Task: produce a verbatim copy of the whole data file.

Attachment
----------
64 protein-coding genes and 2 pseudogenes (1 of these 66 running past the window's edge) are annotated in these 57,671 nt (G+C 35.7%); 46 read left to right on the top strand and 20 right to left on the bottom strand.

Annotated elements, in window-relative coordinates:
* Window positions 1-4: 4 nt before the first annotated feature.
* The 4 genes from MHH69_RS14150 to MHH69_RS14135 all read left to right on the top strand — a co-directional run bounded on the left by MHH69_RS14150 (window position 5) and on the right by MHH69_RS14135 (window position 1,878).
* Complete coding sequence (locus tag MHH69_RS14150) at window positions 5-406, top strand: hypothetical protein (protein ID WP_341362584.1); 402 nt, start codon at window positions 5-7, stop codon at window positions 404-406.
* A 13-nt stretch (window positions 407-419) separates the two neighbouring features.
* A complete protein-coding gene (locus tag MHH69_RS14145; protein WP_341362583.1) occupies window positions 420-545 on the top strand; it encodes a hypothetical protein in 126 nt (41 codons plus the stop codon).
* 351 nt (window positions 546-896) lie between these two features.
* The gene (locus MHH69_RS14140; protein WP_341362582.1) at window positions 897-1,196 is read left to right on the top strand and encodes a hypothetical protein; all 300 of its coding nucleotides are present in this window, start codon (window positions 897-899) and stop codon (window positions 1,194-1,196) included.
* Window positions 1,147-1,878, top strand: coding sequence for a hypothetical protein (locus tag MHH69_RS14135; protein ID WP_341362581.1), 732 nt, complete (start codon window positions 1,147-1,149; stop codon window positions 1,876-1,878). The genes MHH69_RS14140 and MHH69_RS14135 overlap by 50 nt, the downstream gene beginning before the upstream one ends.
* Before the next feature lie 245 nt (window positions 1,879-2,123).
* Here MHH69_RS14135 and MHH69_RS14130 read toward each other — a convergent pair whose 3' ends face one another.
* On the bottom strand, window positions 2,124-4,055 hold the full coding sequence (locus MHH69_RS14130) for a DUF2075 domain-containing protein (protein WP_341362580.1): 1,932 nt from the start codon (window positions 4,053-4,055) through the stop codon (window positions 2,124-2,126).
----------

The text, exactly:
64 protein-coding genes and 2 pseudogenes (1 of these 66 running past the window's edge) are annotated in these 57,671 nt (G+C 35.7%); 46 read left to right on the top strand and 20 right to left on the bottom strand.

Annotated elements, in window-relative coordinates:
* Window positions 1-4: 4 nt before the first annotated feature.
* The 4 genes from MHH69_RS14150 to MHH69_RS14135 all read left to right on the top strand — a co-directional run bounded on the left by MHH69_RS14150 (window position 5) and on the right by MHH69_RS14135 (window position 1,878).
* Complete coding sequence (locus tag MHH69_RS14150) at window positions 5-406, top strand: hypothetical protein (protein ID WP_341362584.1); 402 nt, start codon at window positions 5-7, stop codon at window positions 404-406.
* A 13-nt stretch (window positions 407-419) separates the two neighbouring features.
* A complete protein-coding gene (locus tag MHH69_RS14145; protein WP_341362583.1) occupies window positions 420-545 on the top strand; it encodes a hypothetical protein in 126 nt (41 codons plus the stop codon).
* 351 nt (window positions 546-896) lie between these two features.
* The gene (locus MHH69_RS14140; protein WP_341362582.1) at window positions 897-1,196 is read left to right on the top strand and encodes a hypothetical protein; all 300 of its coding nucleotides are present in this window, start codon (window positions 897-899) and stop codon (window positions 1,194-1,196) included.
* Window positions 1,147-1,878, top strand: coding sequence for a hypothetical protein (locus tag MHH69_RS14135; protein ID WP_341362581.1), 732 nt, complete (start codon window positions 1,147-1,149; stop codon window positions 1,876-1,878). The genes MHH69_RS14140 and MHH69_RS14135 overlap by 50 nt, the downstream gene beginning before the upstream one ends.
* Before the next feature lie 245 nt (window positions 1,879-2,123).
* Here MHH69_RS14135 and MHH69_RS14130 read toward each other — a convergent pair whose 3' ends face one another.
* On the bottom strand, window positions 2,124-4,055 hold the full coding sequence (locus MHH69_RS14130) for a DUF2075 domain-containing protein (protein WP_341362580.1): 1,932 nt from the start codon (window positions 4,053-4,055) through the stop codon (window positions 2,124-2,126).